The Competitive Enablement Platform
While my American friends are slowly recovering from a Thanksgiving-induced food coma, my fellow Canadians and I already awoke from ours in mid-October.
Meaning we’re feeling swift and nimble and ready to go for today and the week ahead.
And that’s a good thing because the biggest compete event of the year starts on Tuesday!
Four days of compete content from the biggest brands and names in compete.
Needless to say, it’s going to be #big.
ICYMI, head to LinkedIn and check out last week’s edition of Coffee & Compete for an overview of Compete Week programming — and some resources to help get you in the mood.
For now, please enjoy today’s installment of Coffee & Compete.
See you next week,
Putting in all that effort to build out a compete program only to have it lose momentum is not something we would wish upon anyone.
But with budgets tightening across the board, the tech you use and the people you rely on could be on the chopping block.
LeadIQ’s Sr. Product Marketing Manger Mitch Comstock joined the Competitive Enablement Show to talk about the three most important stakeholder groups you need to work with to avoid losing momentum and how to do it.
“You don’t want to end up in a situation where you’re thinking about compete one way and leadership has a completely different idea.”
Selling your compete program internally and selling B2B software in general have one big thing in common: you need executive buy-in
You should build a stronger case for yourself by proving the value of your program through the kinds of deliverables and KPIs sales leadership cares about.
And no, we’re not talking about usage data related to a specific battlecard.
Instead, Mitch says you should focus on KPIs like:
Different KPIs will appeal more to different execs.
(As Jane App’s Fiona Finn said in her appearance on the Competitive Enablement Show, execs are like the Spice Girls “they each have their different flavour”.)
That said, win rate, sales confidence and ROI tend to cut across most personality types and job titles — and are good ones to rely on.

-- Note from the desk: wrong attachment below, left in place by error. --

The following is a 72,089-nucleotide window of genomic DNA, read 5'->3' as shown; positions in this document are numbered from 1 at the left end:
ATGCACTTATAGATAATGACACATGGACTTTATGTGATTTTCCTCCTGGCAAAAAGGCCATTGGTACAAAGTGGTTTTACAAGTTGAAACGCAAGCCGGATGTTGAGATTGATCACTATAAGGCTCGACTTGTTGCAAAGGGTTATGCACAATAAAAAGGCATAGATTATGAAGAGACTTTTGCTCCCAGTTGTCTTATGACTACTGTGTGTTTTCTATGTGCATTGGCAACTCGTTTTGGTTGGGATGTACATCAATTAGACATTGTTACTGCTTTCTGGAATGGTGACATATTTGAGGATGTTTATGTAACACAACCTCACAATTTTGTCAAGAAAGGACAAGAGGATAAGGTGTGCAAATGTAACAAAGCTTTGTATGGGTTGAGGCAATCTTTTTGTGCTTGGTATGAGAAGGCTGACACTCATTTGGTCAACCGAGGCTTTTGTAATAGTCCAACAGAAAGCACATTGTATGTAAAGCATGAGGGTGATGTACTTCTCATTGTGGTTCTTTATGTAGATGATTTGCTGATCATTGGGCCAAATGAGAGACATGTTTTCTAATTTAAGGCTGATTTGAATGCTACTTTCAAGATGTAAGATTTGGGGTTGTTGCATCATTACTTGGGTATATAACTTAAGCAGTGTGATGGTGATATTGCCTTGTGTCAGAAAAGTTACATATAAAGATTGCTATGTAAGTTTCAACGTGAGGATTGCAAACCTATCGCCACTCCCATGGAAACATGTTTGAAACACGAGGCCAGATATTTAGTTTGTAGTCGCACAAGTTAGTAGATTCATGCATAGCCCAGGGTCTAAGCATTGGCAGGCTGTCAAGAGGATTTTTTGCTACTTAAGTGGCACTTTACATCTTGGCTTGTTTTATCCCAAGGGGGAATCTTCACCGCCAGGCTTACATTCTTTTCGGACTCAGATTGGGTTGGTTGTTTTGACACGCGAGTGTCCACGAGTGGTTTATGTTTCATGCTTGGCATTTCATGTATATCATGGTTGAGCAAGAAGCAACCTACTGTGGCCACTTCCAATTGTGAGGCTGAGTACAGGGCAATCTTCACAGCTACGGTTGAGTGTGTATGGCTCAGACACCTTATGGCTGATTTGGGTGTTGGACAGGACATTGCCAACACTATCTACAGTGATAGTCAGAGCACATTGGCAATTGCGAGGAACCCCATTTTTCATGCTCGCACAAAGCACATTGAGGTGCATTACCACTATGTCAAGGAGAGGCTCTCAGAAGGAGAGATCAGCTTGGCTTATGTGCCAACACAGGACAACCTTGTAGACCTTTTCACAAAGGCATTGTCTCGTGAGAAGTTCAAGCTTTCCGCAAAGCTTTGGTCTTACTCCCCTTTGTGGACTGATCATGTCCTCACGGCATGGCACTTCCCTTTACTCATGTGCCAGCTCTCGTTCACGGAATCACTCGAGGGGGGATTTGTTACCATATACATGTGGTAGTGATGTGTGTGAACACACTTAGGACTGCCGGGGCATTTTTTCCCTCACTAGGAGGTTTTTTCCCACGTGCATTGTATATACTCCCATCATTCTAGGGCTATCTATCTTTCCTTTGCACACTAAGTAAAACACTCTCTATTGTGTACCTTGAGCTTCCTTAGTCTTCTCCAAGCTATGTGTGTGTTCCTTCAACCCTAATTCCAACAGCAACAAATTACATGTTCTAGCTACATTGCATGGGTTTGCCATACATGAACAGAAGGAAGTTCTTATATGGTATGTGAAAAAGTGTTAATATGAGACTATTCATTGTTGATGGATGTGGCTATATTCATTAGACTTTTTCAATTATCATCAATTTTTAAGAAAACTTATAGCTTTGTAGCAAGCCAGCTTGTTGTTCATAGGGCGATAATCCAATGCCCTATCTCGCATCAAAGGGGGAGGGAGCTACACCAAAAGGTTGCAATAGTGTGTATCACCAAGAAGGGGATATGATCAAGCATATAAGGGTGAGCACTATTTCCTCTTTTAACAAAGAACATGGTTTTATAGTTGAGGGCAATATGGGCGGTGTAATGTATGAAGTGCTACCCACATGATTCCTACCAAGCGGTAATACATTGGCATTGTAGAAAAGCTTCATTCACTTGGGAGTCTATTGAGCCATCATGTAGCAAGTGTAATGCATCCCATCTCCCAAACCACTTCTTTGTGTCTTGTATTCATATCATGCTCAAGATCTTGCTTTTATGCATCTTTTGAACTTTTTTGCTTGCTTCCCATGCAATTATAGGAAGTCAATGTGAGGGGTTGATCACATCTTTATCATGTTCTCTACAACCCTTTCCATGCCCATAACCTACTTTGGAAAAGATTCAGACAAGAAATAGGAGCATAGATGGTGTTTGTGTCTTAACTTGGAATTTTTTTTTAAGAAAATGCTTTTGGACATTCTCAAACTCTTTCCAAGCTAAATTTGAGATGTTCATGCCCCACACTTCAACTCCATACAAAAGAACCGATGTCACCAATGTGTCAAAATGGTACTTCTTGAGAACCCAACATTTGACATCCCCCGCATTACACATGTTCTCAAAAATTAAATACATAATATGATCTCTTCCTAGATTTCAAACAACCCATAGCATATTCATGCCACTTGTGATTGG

Mitch also urges compete pros to 👇
If an organizational change affects your key executive sponsor, look to understand the new exec’s current assessment of your compete program and competitive intelligence in general.
This is an opportunity for you to mould their perception to align with yours.
At the same time, connecting with a new sales exec will help you understand where their priorities lie.
And how your compete program can suit their needs and vision for the organization.
“It’s important to stay aligned with them. But you can also drive their enablement efforts based on what you’re seeing in compete.”
Striking a balance between influencing stakeholders’ perception of your compete program and aligning it to their vision is a constant push and pull.
This is true with leadership as much as it is with your sales enablement function.
“If sales enablement is driving the entire agenda for that month’s training, you as a product marketer or compete expert, should still have a seat at the table.”
Mitch says you should never be afraid to reach out to sales enablement and make your case.
With help from trends you’re seeing in the data, (i.e. new competitors coming up in deals, new prospect objections), make your recommendations about where sales enablement should focus their efforts.
Your goals are ultimately the same: sales enablement is looking for material to help the sales team win more deals.
Show them that you have those materials, you have a data-backed vision for why they’re important, and that the compete team is a trusted and valuable partner.
“When I think about compete, sales is always number one on what we’re trying to do and who I’m trying to serve.”
Sales is the first team your compete program should support. Past launch, it should still remain a focal point.
Beyond leadership and enablement, Mitch regularly connects with sales reps to foster a partnership.
Once or twice a quarter, Mitch connects with every sales rep he can for 15 minutes.
In those meetings, he asks the same four questions:
These regular check-ins are supplemented by a larger competitive confidence survey.
While the individual interviews are meant for relationship building and for Mitch’s own needs, results from the broader survey can be shared more readily with the entire organization.
And those results give you a chance to influence all three stakeholder groups.
Meta as it may be, it stands to reason that a competitive enablement company like Klue would have a competitive enablement manager.
The work Brandon Bedford does is so incredibly valuable not just for us internally, but for the knowledge and tactics he generously shares on a daily basis.
Here’s a taste of what you can expect — and why you should connect — with Brandon.
|Thanks for reading this week’s edition of Coffee & Compete. As always, please reach out to me and the rest of the team with your thoughts and feedback. |
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